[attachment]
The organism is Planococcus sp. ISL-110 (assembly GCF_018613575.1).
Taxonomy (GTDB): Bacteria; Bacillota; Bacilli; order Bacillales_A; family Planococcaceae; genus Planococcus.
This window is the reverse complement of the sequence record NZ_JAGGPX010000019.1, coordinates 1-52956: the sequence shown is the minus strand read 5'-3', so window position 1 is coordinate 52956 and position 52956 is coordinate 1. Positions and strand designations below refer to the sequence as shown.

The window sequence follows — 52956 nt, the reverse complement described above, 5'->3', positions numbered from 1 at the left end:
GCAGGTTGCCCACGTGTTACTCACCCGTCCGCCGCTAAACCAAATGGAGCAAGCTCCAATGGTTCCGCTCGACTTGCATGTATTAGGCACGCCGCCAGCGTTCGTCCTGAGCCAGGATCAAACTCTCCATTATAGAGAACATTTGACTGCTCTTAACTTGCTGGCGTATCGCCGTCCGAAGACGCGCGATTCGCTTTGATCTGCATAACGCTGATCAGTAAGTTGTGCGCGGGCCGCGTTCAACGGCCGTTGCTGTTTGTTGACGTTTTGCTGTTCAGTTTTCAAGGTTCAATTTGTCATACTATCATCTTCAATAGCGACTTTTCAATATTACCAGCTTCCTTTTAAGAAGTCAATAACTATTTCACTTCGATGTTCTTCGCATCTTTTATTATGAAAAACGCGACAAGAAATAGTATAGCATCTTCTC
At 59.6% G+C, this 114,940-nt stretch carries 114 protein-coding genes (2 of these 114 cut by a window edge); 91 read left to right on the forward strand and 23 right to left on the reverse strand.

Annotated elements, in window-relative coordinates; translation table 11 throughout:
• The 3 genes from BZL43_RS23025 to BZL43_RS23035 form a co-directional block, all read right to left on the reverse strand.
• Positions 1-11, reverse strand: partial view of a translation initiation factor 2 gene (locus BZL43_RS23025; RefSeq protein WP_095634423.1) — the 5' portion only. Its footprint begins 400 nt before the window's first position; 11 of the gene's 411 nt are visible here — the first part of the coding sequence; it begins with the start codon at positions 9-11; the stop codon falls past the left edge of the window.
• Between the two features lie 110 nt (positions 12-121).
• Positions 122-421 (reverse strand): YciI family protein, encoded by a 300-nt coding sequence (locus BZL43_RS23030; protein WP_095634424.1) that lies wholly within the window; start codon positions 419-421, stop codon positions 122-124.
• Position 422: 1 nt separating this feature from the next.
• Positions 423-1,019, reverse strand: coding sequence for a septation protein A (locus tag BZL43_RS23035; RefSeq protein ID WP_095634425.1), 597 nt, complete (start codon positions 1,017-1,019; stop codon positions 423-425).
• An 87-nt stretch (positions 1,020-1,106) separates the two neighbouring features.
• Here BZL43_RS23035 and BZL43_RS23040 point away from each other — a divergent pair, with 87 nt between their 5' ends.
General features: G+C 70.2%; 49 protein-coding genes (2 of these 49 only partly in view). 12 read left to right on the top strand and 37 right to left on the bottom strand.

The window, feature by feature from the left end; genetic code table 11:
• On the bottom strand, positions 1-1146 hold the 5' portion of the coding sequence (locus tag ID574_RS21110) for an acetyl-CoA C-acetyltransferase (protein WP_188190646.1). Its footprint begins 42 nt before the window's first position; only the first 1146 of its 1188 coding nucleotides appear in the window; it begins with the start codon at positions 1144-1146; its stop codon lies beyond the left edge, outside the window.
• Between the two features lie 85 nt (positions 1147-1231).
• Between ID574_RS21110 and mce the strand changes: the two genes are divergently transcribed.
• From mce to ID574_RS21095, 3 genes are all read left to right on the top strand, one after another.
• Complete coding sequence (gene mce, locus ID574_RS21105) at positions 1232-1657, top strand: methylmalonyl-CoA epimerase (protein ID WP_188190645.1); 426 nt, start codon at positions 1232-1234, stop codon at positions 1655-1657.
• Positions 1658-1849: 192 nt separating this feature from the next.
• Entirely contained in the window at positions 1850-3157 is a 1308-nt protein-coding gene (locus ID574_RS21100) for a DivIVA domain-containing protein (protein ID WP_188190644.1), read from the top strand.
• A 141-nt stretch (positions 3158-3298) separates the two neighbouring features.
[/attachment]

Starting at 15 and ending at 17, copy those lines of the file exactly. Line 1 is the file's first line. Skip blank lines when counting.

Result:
• Here BZL43_RS23035 and BZL43_RS23040 point away from each other — a divergent pair, with 87 nt between their 5' ends.
General features: G+C 70.2%; 49 protein-coding genes (2 of these 49 only partly in view). 12 read left to right on the top strand and 37 right to left on the bottom strand.

The window, feature by feature from the left end; genetic code table 11: